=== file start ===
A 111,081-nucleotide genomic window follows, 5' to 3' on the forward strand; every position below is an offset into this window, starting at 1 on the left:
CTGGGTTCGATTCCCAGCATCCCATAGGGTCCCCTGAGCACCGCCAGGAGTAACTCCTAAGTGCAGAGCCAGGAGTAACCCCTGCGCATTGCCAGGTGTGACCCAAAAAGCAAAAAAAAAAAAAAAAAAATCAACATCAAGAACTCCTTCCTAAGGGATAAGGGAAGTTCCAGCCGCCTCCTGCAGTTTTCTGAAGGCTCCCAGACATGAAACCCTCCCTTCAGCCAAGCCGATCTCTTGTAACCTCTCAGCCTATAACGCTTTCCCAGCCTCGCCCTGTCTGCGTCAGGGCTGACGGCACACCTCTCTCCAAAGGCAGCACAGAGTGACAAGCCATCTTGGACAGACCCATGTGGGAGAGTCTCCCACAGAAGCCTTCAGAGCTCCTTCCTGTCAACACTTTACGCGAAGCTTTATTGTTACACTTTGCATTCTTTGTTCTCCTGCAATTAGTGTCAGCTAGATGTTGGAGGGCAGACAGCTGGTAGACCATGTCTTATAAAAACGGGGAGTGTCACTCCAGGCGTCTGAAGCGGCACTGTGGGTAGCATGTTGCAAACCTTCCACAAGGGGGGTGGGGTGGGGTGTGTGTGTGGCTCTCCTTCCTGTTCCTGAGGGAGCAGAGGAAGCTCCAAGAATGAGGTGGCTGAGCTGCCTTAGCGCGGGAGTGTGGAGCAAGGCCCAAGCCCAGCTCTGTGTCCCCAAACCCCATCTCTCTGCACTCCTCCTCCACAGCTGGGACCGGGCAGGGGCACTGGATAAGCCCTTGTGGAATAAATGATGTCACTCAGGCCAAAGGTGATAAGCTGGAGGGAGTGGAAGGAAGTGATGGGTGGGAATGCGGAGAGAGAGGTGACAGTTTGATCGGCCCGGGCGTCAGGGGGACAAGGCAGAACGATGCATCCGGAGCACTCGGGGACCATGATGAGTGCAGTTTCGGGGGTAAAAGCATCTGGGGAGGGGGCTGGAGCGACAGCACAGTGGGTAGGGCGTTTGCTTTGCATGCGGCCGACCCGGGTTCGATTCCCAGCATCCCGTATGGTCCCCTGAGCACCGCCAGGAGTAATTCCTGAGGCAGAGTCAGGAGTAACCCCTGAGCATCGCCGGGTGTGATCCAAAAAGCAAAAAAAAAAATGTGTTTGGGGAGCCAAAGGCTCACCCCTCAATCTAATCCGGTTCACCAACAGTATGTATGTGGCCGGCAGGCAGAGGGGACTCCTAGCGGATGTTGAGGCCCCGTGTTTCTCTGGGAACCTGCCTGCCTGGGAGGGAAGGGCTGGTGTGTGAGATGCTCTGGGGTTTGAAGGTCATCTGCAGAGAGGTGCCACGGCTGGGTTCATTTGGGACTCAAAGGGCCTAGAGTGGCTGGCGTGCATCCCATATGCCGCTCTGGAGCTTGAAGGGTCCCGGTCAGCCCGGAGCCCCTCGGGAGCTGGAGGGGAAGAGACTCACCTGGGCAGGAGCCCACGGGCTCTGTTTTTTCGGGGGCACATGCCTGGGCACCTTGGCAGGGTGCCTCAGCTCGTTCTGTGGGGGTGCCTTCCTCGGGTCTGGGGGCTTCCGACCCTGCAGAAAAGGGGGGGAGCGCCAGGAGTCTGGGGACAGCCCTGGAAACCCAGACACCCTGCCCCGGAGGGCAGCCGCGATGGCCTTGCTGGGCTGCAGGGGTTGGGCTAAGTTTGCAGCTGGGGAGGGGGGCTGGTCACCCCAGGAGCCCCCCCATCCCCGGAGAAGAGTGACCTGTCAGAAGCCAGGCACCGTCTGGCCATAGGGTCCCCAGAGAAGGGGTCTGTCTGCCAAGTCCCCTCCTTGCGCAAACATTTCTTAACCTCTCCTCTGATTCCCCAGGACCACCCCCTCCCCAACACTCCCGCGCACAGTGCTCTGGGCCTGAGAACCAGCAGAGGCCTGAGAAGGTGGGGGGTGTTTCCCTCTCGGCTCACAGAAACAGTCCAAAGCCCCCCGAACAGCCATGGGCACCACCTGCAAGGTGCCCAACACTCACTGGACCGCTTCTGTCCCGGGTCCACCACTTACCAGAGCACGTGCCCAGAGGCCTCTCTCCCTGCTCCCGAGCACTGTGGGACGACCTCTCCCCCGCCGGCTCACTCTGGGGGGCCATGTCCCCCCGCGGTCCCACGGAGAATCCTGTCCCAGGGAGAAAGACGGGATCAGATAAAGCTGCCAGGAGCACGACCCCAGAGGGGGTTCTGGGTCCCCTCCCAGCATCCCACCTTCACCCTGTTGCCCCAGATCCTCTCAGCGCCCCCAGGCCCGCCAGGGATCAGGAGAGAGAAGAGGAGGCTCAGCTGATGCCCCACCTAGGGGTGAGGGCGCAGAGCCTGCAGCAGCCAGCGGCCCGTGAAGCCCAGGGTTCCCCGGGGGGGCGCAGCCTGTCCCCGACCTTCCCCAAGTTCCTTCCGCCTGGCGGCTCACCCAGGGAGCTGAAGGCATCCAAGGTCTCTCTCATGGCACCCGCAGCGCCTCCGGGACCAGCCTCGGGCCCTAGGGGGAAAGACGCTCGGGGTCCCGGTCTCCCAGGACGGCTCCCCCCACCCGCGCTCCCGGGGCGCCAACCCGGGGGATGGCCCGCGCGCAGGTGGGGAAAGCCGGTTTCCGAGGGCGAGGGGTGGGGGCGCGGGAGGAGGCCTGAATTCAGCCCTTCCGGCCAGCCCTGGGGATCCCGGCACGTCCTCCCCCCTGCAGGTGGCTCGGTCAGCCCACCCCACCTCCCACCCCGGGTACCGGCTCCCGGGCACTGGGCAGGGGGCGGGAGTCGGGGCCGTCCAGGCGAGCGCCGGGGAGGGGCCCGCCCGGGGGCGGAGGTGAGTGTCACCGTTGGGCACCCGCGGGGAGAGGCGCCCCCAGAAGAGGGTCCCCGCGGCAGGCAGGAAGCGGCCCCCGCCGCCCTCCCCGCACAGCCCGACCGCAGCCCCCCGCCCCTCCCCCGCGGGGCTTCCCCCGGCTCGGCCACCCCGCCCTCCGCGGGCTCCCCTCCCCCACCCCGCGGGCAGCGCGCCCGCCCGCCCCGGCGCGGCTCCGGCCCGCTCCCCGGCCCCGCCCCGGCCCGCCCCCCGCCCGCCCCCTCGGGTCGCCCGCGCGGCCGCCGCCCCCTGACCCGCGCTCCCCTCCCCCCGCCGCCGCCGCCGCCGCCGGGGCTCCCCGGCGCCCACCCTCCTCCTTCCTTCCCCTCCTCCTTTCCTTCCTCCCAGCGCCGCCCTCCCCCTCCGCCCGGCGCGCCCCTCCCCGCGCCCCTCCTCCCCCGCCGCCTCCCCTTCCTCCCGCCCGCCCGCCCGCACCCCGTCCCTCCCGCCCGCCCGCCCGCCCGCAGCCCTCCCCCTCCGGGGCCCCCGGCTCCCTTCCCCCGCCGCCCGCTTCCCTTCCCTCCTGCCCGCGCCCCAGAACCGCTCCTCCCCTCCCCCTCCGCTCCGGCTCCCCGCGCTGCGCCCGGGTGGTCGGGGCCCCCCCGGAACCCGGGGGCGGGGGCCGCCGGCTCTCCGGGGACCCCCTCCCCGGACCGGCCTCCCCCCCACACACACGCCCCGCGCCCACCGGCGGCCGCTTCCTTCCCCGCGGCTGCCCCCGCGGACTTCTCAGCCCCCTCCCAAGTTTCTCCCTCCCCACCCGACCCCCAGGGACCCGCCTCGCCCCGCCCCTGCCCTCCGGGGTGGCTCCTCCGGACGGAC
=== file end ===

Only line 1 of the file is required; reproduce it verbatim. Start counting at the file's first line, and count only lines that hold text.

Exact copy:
A 111,081-nucleotide genomic window follows, 5' to 3' on the forward strand; every position below is an offset into this window, starting at 1 on the left: